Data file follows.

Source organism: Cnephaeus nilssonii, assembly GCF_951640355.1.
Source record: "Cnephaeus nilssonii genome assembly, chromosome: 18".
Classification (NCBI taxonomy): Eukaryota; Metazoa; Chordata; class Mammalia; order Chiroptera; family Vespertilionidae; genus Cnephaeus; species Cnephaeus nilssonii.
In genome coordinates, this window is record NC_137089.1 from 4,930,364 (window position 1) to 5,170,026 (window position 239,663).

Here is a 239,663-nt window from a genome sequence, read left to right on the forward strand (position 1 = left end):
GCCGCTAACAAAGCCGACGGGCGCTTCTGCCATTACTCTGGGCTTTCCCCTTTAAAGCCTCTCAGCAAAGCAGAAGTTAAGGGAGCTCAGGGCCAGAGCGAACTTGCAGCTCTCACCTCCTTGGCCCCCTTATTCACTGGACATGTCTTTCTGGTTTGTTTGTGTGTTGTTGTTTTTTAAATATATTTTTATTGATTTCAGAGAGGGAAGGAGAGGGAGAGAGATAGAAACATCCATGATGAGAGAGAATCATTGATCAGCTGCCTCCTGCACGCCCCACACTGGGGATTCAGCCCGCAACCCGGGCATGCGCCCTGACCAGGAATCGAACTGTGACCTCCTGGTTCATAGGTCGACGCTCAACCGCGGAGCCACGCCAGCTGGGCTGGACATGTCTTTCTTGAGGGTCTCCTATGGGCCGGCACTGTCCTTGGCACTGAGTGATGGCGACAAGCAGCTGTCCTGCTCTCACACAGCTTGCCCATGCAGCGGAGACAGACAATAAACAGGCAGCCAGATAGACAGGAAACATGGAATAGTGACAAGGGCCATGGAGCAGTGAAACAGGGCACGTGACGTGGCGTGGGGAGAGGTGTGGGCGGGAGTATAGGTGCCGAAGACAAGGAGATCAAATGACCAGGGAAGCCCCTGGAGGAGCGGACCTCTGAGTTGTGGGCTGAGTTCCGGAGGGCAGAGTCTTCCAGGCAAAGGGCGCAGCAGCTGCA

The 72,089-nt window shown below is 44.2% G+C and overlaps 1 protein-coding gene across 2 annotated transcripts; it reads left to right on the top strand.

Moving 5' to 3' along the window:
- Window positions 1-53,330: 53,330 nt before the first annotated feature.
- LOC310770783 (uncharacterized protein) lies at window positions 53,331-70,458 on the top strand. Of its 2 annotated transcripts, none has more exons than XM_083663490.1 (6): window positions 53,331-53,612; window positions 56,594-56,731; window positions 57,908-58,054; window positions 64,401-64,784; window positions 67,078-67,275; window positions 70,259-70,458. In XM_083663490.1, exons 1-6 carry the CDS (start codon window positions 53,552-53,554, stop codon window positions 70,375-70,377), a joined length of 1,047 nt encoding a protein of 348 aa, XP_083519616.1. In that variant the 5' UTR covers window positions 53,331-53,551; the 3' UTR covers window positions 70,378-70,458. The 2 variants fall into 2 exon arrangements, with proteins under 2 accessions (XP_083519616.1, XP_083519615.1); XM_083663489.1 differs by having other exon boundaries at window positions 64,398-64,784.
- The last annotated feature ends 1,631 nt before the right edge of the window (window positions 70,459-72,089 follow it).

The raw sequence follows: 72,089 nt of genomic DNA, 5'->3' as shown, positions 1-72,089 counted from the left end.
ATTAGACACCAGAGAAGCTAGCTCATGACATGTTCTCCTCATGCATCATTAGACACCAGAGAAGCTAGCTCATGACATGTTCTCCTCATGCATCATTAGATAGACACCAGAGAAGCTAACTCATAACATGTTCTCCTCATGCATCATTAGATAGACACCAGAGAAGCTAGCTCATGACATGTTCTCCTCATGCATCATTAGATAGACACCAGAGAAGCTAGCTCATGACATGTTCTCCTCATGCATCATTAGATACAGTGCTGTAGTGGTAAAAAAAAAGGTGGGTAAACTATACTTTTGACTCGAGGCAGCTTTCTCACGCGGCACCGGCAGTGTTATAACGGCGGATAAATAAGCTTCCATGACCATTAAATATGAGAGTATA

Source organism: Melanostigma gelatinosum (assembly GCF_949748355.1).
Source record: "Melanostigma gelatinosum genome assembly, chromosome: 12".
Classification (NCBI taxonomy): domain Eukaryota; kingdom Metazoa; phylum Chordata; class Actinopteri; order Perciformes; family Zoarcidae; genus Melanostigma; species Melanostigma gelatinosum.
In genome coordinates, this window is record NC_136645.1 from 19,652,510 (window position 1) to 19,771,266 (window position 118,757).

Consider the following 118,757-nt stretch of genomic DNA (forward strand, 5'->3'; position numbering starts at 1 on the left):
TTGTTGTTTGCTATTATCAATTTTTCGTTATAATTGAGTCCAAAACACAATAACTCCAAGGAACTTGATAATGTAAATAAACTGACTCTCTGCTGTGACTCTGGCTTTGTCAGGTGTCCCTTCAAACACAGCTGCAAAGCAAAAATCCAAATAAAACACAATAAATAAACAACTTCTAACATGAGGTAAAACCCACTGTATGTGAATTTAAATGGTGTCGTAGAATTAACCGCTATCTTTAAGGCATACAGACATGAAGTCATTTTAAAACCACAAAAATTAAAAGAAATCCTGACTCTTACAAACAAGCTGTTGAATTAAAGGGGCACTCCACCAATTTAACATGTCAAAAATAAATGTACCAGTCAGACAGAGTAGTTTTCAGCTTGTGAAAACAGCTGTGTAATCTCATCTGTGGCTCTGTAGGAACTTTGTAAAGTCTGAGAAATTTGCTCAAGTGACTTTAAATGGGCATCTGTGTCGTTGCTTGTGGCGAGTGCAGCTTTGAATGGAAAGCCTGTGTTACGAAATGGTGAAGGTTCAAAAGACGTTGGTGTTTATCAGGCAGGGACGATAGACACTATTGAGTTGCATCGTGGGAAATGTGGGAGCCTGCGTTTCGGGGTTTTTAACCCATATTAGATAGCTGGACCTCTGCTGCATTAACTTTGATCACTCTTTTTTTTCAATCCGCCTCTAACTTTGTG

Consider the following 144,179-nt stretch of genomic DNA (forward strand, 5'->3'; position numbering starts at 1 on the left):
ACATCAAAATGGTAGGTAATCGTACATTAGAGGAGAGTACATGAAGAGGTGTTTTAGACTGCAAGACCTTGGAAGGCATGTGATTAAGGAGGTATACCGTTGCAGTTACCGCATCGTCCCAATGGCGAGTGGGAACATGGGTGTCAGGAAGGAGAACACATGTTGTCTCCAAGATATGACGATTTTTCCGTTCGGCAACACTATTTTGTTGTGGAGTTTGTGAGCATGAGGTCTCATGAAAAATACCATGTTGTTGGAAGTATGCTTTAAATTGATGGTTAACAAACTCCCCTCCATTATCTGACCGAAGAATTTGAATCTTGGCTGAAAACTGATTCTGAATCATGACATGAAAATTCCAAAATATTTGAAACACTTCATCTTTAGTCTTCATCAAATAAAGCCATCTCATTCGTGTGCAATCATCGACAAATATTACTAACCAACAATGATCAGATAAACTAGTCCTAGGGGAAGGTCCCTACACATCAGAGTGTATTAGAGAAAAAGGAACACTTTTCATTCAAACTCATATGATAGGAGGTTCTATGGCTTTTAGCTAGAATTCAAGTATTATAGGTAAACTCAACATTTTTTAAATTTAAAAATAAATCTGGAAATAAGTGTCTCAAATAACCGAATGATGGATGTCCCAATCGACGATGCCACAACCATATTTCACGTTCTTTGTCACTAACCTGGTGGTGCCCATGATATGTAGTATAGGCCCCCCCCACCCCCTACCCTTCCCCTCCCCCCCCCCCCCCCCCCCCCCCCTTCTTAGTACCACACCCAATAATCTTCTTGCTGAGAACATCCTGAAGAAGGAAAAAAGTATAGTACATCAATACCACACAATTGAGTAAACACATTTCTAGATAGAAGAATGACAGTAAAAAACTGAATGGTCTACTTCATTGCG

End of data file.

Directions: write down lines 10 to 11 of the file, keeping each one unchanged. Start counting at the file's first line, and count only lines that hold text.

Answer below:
- LOC310770783 (uncharacterized protein) lies at window positions 53,331-70,458 on the top strand. Of its 2 annotated transcripts, none has more exons than XM_083663490.1 (6): window positions 53,331-53,612; window positions 56,594-56,731; window positions 57,908-58,054; window positions 64,401-64,784; window positions 67,078-67,275; window positions 70,259-70,458. In XM_083663490.1, exons 1-6 carry the CDS (start codon window positions 53,552-53,554, stop codon window positions 70,375-70,377), a joined length of 1,047 nt encoding a protein of 348 aa, XP_083519616.1. In that variant the 5' UTR covers window positions 53,331-53,551; the 3' UTR covers window positions 70,378-70,458. The 2 variants fall into 2 exon arrangements, with proteins under 2 accessions (XP_083519616.1, XP_083519615.1); XM_083663489.1 differs by having other exon boundaries at window positions 64,398-64,784.
- The last annotated feature ends 1,631 nt before the right edge of the window (window positions 70,459-72,089 follow it).